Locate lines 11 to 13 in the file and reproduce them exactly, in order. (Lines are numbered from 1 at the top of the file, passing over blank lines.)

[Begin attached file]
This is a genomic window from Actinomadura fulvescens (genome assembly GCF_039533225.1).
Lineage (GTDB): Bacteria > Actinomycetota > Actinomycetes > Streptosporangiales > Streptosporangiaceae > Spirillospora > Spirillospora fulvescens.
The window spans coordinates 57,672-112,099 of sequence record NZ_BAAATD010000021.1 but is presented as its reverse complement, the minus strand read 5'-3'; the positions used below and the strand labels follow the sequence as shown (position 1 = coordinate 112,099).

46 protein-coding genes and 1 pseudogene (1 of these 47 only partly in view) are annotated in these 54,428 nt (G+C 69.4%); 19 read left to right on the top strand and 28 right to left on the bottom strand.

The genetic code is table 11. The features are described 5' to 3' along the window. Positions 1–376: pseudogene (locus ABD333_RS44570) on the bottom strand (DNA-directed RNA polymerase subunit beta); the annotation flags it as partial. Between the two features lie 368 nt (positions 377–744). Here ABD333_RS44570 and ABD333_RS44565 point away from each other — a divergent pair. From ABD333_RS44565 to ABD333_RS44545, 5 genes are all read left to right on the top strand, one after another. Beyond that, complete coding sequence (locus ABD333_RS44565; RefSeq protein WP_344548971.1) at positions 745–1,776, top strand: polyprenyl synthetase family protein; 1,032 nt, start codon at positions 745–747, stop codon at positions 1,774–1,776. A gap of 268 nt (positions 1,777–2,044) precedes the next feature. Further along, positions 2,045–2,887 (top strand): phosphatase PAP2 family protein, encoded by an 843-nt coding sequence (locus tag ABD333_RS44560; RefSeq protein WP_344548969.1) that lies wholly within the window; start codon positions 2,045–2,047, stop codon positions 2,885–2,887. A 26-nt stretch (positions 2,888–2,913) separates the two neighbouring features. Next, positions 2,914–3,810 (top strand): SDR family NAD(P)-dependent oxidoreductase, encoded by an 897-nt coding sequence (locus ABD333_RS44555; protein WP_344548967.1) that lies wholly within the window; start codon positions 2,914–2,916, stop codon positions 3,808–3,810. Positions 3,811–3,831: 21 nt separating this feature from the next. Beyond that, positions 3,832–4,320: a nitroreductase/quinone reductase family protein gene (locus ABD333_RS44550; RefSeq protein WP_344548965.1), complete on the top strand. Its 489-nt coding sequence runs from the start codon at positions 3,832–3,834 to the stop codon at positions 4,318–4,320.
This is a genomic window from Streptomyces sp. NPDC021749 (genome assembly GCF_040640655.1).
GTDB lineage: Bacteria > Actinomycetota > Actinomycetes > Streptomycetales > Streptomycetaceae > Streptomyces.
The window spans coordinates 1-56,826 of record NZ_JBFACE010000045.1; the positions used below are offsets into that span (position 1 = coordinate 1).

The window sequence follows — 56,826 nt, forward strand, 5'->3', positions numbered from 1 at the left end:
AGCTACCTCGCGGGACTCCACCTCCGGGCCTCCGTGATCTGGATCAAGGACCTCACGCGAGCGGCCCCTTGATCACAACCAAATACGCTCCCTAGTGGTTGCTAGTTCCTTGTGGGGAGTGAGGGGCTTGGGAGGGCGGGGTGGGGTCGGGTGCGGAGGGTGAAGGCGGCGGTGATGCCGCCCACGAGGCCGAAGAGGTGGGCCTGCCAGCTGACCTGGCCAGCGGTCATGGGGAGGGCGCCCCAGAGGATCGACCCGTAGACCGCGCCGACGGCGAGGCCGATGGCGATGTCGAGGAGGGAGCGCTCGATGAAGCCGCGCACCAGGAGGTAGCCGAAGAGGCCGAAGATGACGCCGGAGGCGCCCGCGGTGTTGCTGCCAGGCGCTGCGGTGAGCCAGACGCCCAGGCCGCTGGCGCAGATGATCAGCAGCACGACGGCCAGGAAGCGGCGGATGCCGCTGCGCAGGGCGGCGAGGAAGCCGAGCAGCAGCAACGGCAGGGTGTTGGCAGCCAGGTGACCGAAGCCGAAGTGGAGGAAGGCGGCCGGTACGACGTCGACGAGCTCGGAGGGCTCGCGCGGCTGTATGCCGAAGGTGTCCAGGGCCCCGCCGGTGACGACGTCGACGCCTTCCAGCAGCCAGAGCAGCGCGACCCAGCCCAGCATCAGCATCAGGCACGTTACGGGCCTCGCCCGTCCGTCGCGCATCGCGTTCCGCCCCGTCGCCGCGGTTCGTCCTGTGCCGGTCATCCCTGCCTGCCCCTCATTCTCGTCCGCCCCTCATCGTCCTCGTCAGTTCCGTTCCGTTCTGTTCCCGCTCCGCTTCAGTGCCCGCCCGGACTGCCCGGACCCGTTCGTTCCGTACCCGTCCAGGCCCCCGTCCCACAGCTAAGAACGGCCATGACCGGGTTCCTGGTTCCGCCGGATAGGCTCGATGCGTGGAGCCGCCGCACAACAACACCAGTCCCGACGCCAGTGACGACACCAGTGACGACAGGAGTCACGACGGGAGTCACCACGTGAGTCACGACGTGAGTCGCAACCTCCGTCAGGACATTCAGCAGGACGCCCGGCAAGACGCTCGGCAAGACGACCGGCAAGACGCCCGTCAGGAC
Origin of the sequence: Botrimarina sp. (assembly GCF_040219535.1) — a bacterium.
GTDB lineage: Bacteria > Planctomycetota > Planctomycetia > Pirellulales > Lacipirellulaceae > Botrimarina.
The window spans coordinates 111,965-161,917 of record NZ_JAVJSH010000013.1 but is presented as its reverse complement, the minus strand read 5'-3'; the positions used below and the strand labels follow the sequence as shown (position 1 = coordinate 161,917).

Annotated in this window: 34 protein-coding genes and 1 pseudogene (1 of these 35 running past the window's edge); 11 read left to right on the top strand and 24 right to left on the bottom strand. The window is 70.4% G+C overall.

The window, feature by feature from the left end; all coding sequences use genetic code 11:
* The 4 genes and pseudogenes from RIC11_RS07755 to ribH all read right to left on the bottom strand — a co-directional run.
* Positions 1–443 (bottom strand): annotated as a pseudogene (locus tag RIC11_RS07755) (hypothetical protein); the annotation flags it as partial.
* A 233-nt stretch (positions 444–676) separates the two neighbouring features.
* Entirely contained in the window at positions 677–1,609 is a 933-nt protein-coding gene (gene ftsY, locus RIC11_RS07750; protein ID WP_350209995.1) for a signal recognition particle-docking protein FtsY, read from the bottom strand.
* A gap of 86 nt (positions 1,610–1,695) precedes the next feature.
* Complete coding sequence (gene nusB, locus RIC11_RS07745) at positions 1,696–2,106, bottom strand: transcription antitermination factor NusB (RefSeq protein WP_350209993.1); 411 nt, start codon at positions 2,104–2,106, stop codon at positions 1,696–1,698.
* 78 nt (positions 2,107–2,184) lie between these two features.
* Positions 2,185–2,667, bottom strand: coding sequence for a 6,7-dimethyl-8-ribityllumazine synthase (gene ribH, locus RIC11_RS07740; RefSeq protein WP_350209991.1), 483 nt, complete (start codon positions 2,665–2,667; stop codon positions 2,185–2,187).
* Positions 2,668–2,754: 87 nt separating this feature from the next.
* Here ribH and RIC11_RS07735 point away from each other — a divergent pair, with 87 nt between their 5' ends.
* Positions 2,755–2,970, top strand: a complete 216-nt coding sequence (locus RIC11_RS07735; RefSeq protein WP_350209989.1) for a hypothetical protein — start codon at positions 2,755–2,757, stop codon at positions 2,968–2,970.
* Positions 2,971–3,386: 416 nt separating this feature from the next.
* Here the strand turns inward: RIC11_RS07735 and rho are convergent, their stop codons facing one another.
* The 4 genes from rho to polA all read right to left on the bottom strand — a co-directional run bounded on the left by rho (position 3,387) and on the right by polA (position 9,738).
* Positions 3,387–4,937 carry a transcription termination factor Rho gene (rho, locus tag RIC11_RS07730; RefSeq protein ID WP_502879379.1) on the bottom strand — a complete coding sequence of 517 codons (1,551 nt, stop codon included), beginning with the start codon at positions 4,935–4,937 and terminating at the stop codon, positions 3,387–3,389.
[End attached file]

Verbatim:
Origin of the sequence: Botrimarina sp. (assembly GCF_040219535.1) — a bacterium.
GTDB lineage: Bacteria > Planctomycetota > Planctomycetia > Pirellulales > Lacipirellulaceae > Botrimarina.
The window spans coordinates 111,965-161,917 of record NZ_JAVJSH010000013.1 but is presented as its reverse complement, the minus strand read 5'-3'; the positions used below and the strand labels follow the sequence as shown (position 1 = coordinate 161,917).